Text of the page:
Sunday, December 23, 2012

The North Downtown Appendix to the Downtown Mobility Study

The part of town right by Boon's has always been a little mysterious.

Boon's Tavern
It's the oldest part of Salem, for one. When Jason Lee relocated from Misson Bottom (site of Willamette Mission State Park), he chose a site very near Boon's. Mill creek winds through here just before it drains into the Willamette, and waterwheels offered power.

This site is ground zero, the origin, of Salem!

Almost a century later, between the two world wars some warehouses were built, served by the Oregon Electric line on High/Broadway.  In the spaces between the commercial industrial development and the creek, there's also a strange group of residential housing, apartments and single family homes.

See the house and box hedge in between the warehouses?
via the Google
This area is a little wacky with odd lots and dead-ends, winding and almost hidden streets, and things that time forgot.  Just north of it is the redevelopment on Broadway with Salem Cinema and Broadway Commons.  

You might recall a very popular note in Emily Grosvener's "Desperately Seeking Salem" about the area.  There's a history here that hasn't been written!

It's also a real barrier for people on bike, and the auto traffic patterns are more than a little convoluted.

Something of an outlier and appendix to the Downtown Mobility Study is a longer-range set of proposals for this North Downtown parcel bounded by Commercial, Division, Broadway, and Belmont.

North Downtown Area
North-south travel here is possible, if sometimes difficult. Liberty and Commercial have full bike lanes here - though they're certainly far from family-friendly. Bike and Walk Salem designates that couplet is for future study and "enhanced" bike lane treatments. Broadway/High also has bike lanes for part of it, and the Broadway corridor is designated for a complete bike lane treatment. Church/5th through here is not improved as a neighborhood bike boulevard, but it's pretty quiet and offers adequate movement for the moment.

The more interesting question is east-west connectivity.

East-West movement along D Street alignment impossible
Crossing Commercial at D nearly so
Because the nearest signalized crossings are on busy Market Street and on the Division Street Charlie Foxtrot at Commercial and Front, east-west connectivity here is a real problem for people on foot or on bike. With the grocery store at the corner of D Street and Commercial, some kind of connection to D Street on the other side would make it walkable for the Grant neighborhood. As it is, things on Front Street, including the Union St. Railroad Bridge are somewhat orphaned by the moat of Commercial/Liberty. A D Street alignment would also connect nicely with Boon's and the "Hobo Bridge" on Knapp Street.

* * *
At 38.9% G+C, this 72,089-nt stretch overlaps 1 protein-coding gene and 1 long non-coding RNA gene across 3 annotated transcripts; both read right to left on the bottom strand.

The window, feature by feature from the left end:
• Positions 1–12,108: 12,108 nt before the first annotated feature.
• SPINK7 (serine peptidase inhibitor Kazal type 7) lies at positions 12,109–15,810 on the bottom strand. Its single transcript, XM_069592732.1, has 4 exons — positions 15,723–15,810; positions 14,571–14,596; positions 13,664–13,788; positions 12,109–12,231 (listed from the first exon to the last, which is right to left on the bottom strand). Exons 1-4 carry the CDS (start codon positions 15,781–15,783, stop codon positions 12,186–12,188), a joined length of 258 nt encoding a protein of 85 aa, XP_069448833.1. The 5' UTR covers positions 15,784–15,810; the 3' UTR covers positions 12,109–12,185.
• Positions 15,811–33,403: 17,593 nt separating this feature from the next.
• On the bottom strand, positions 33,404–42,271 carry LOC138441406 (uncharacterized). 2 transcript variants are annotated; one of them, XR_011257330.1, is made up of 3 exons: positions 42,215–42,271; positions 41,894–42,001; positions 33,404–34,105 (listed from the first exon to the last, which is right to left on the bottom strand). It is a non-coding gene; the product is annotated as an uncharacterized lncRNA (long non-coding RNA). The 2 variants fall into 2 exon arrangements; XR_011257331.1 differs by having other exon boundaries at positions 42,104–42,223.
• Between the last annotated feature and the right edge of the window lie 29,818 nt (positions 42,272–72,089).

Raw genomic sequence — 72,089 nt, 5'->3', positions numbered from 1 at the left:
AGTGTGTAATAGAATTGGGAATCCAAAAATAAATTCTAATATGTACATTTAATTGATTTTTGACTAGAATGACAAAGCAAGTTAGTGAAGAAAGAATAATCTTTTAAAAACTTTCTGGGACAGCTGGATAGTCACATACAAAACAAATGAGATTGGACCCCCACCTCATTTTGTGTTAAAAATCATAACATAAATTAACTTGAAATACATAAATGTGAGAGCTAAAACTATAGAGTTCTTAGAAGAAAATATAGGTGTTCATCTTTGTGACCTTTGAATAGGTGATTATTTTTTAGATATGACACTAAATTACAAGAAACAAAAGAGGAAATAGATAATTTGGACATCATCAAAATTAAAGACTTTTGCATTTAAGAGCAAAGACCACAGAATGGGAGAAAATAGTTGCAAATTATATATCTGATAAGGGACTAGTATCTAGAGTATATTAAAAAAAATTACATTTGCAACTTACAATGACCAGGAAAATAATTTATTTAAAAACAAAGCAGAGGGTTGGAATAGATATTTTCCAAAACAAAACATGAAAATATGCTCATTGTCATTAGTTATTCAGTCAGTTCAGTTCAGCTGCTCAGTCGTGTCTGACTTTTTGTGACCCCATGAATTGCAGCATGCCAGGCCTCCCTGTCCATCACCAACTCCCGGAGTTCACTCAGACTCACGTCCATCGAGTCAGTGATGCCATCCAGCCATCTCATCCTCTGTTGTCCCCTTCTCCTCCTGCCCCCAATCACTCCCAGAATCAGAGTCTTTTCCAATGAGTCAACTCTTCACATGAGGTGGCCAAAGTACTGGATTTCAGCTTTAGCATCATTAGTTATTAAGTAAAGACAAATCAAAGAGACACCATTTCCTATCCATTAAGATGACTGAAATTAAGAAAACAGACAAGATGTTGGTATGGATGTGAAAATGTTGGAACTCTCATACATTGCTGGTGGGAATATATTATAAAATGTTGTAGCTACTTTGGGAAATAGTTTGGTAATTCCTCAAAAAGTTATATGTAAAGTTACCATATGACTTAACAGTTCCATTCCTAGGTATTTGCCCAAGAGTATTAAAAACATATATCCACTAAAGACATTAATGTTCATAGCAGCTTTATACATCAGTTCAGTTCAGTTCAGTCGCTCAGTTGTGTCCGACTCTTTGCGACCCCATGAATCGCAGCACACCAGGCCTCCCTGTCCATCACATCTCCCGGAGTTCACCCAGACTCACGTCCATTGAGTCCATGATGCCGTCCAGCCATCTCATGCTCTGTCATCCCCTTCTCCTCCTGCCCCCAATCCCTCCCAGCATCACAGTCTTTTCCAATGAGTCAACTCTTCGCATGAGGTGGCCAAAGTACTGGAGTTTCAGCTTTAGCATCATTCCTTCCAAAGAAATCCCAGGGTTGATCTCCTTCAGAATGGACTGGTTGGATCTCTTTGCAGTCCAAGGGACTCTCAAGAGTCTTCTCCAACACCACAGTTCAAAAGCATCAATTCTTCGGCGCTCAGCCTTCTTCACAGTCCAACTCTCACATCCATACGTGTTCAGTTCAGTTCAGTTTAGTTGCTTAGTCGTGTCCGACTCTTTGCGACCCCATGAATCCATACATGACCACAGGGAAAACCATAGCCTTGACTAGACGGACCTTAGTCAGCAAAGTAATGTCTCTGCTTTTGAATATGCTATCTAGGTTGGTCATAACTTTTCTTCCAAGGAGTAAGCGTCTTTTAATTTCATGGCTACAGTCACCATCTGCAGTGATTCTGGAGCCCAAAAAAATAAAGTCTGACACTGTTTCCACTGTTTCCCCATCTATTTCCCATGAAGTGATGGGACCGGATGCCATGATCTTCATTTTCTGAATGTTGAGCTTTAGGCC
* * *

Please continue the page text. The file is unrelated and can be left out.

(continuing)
Initial Alternatives
The concept alternatives are too abstract, alas, and it's too hard to parse them out, project a future, and make a judgment. It seems like the plot of street connections should be done in tandem with the redevelopment so that each piece complements the other. Trying to put a street grid plan there now seems premature.

Who knows what the car traffic will actually be in a decade or two?  It may be that changing living, working, and mobility patterns will bring a completely new set of problems to solve, and this seems like a location ripe to capitalize on problems and solutions we can't envision just now.

Moreover, this is one of the few parts of town with some genuine hidden, jumbly oddball charm, and it would be so very nice to retain some of it. This is a place where we might be suspicious of things too rational and planned.  We should not wish thoughtlessly to bulldoze connections where old warehouses and residences yet remain.  Surely some of the warehouses can be reused and redeveloped!  The new street connections should work with them, not against them. 

Because of this area's legacy, we should not be quick with a race to the bottom of crappy cookie-cutter apartments and strip malls. The area should be interesting, not indifferent and generic.

And so it is too difficult to know how to think about the connectivity proposals in the study.

1 comment:

Lori said...

"As it is, things on Front Street, including the Union St. Railroad Bridge are somewhat orphaned by the moat of Commercial/Liberty. A D Street alignment would also connect nicely with Boon's and the "Hobo Bridge" on Knapp Street."

Exactly! I live on the 800 block of Market St and as a runner, I love to run to the railroad bridge and Riverfront park, except for this exact scenario you mentioned. It is quite tricky to get there on foot from the NE, and more often than not, I take the straight shot down Winter St to Bush Park just to keep things simple (and safe!). It is a shame it is so difficult to get to the Union St RR bridge on foot.